Right to Sue EPA for Delay on Hazardous Wood Preservatives
(Washington, DC, January 30, 2004) In a sweeping decision, Judge Richard Leon, a Bush appointment to the U.S. District Court (District of Columbia), dismissed on January 28, 2008 an environmental and labor coalition’s challenge of EPA’s failure to act to protect the public from hazardous wood preservatives. The groups suing EPA charge that the agency has unreasonably delayed in acting on some of the worst toxic chemicals on the market (pentachlorophenol (penta), creosote and chromated copper arsenate (CCA)), for which it has mountains of health and environmental effects data, after two decades of review and nearly seven years of unresponsiveness to petitions before the agency. The chemicals in question contain arsenic, dioxins, hexachlorobenzene, furans and other deadly compounds, cause cancer and neurological effects, and as a group account for the largest volume of pesticide use on an annual basis.
Rather than disagreeing with the plaintiffs’ complaint based on the merits, the court states that judicial review is precluded because the agency has not yet issued a final action, reversing settled law about citizen’s rights to challenge agencies’ undue delay. The court appears to have gone beyond EPA’s motion for a partial dismissal of the case, in which it agreed that the plaintiffs have the right to make an unreasonable delay claim, but should not be able to force a particular action, such as a cancellation or suspension of wood preservatives, which the plaintiffs also sought.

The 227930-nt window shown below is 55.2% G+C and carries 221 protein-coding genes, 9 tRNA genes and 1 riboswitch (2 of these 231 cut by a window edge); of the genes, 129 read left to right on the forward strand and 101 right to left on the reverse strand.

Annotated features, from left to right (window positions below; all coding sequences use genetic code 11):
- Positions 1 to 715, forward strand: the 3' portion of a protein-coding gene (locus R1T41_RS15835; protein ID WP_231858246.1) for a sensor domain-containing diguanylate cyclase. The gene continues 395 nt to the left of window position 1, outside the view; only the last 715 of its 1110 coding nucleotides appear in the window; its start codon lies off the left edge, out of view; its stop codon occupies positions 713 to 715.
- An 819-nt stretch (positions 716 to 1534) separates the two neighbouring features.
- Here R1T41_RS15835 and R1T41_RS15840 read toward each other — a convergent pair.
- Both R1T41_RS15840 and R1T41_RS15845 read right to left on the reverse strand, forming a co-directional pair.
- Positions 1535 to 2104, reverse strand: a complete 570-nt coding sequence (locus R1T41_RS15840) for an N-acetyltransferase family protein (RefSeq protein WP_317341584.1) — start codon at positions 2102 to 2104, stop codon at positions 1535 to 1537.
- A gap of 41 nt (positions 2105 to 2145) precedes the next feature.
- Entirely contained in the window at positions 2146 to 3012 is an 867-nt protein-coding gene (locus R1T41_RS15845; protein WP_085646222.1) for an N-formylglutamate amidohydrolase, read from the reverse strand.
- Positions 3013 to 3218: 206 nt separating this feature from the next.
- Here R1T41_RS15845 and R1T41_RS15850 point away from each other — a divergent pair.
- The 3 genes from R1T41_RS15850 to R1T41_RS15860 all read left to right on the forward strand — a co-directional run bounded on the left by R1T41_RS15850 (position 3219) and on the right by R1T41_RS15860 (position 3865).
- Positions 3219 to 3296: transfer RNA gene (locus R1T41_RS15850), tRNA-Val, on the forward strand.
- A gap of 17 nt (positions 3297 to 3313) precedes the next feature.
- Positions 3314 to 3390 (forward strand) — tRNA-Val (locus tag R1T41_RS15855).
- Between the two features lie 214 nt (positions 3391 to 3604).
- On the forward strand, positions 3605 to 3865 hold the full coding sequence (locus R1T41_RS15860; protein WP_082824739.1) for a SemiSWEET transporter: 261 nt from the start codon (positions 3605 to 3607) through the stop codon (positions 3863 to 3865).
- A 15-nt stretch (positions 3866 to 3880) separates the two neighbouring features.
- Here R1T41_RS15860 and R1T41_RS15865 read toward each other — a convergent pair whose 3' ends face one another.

The case Beyond Pesticides et al v. EPA (U.S. District Court), in which Beyond Pesticides joined with Communications Workers of America (AFL-CIO), Center for Environmental Health (Oakland, CA) and Joseph and Rosanne Prager (Gainesville, Florida), was filed December 10, 2002. Central to the case is a request from the court for a declaratory judgment that EPA has unreasonably delayed in completing its regulatory actions on the three heavy duty wood preservatives which were initiated in 1978, and in responding to Beyond Pesticides' petitions to cancel and suspend their registrations. The case also charges that EPA arbitrarily failed to re-assess its 1984 finding that no economically viable alternatives exist to wood treated with these pesticides. The court earlier, on June 26, 2003, dismissed a request that it issue an emergency injunction to stop the use of pentachlorophenol, based on EPA’s own findings of excessively elevated risks. The suit also challenges EPA’s exemption of treated wood from hazardous waste classification.
In a statement, Jay Feldman, executive director of Beyond Pesticides, said, “If this ruling stands, there's no sense in pretending that pesticides are governed by anything other than a federal pesticide marketing and promotion law without full, timely requirements for regulatory assessment of health and environmental effects. The public’s health is in the hands of decision makers hamstrung by politics, held accountable to no standards for action.”
For more information, including a copy of the Judge's decision, see the lawsuit update page.